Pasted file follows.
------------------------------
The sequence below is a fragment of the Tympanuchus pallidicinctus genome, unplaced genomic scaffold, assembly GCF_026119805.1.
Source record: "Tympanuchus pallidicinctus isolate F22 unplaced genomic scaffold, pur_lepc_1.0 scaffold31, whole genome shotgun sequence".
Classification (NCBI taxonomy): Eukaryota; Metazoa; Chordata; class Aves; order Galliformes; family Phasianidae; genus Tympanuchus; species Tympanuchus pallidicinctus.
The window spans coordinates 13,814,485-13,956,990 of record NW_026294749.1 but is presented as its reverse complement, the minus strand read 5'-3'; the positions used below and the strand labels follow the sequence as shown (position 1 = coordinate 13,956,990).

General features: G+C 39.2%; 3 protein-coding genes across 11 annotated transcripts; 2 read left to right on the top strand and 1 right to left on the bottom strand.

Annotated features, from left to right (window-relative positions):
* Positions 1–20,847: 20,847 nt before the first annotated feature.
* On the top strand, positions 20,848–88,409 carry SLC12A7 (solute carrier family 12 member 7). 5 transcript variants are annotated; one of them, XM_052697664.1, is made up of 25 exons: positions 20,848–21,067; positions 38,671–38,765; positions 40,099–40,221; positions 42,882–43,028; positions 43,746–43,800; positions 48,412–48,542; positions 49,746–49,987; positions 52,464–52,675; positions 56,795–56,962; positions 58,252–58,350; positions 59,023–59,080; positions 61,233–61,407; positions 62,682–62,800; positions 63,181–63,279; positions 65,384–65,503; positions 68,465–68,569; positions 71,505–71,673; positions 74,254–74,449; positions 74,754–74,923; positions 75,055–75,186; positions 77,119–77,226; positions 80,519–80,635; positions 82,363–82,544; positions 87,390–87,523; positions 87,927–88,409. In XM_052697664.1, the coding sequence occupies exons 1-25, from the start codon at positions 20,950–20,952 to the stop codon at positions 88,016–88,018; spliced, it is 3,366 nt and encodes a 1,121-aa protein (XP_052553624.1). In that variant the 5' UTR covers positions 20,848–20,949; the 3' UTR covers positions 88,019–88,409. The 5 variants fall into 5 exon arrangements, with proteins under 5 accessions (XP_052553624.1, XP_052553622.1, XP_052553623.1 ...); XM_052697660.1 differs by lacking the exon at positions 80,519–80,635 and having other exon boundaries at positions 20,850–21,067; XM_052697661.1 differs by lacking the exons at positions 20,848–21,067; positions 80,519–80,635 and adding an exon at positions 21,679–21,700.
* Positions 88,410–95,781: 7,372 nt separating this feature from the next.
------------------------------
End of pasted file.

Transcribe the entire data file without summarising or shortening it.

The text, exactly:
The sequence below is a fragment of the Tympanuchus pallidicinctus genome, unplaced genomic scaffold, assembly GCF_026119805.1.
Source record: "Tympanuchus pallidicinctus isolate F22 unplaced genomic scaffold, pur_lepc_1.0 scaffold31, whole genome shotgun sequence".
Classification (NCBI taxonomy): Eukaryota; Metazoa; Chordata; class Aves; order Galliformes; family Phasianidae; genus Tympanuchus; species Tympanuchus pallidicinctus.
The window spans coordinates 13,814,485-13,956,990 of record NW_026294749.1 but is presented as its reverse complement, the minus strand read 5'-3'; the positions used below and the strand labels follow the sequence as shown (position 1 = coordinate 13,956,990).

General features: G+C 39.2%; 3 protein-coding genes across 11 annotated transcripts; 2 read left to right on the top strand and 1 right to left on the bottom strand.

Annotated features, from left to right (window-relative positions):
* Positions 1–20,847: 20,847 nt before the first annotated feature.
* On the top strand, positions 20,848–88,409 carry SLC12A7 (solute carrier family 12 member 7). 5 transcript variants are annotated; one of them, XM_052697664.1, is made up of 25 exons: positions 20,848–21,067; positions 38,671–38,765; positions 40,099–40,221; positions 42,882–43,028; positions 43,746–43,800; positions 48,412–48,542; positions 49,746–49,987; positions 52,464–52,675; positions 56,795–56,962; positions 58,252–58,350; positions 59,023–59,080; positions 61,233–61,407; positions 62,682–62,800; positions 63,181–63,279; positions 65,384–65,503; positions 68,465–68,569; positions 71,505–71,673; positions 74,254–74,449; positions 74,754–74,923; positions 75,055–75,186; positions 77,119–77,226; positions 80,519–80,635; positions 82,363–82,544; positions 87,390–87,523; positions 87,927–88,409. In XM_052697664.1, the coding sequence occupies exons 1-25, from the start codon at positions 20,950–20,952 to the stop codon at positions 88,016–88,018; spliced, it is 3,366 nt and encodes a 1,121-aa protein (XP_052553624.1). In that variant the 5' UTR covers positions 20,848–20,949; the 3' UTR covers positions 88,019–88,409. The 5 variants fall into 5 exon arrangements, with proteins under 5 accessions (XP_052553624.1, XP_052553622.1, XP_052553623.1 ...); XM_052697660.1 differs by lacking the exon at positions 80,519–80,635 and having other exon boundaries at positions 20,850–21,067; XM_052697661.1 differs by lacking the exons at positions 20,848–21,067; positions 80,519–80,635 and adding an exon at positions 21,679–21,700.
* Positions 88,410–95,781: 7,372 nt separating this feature from the next.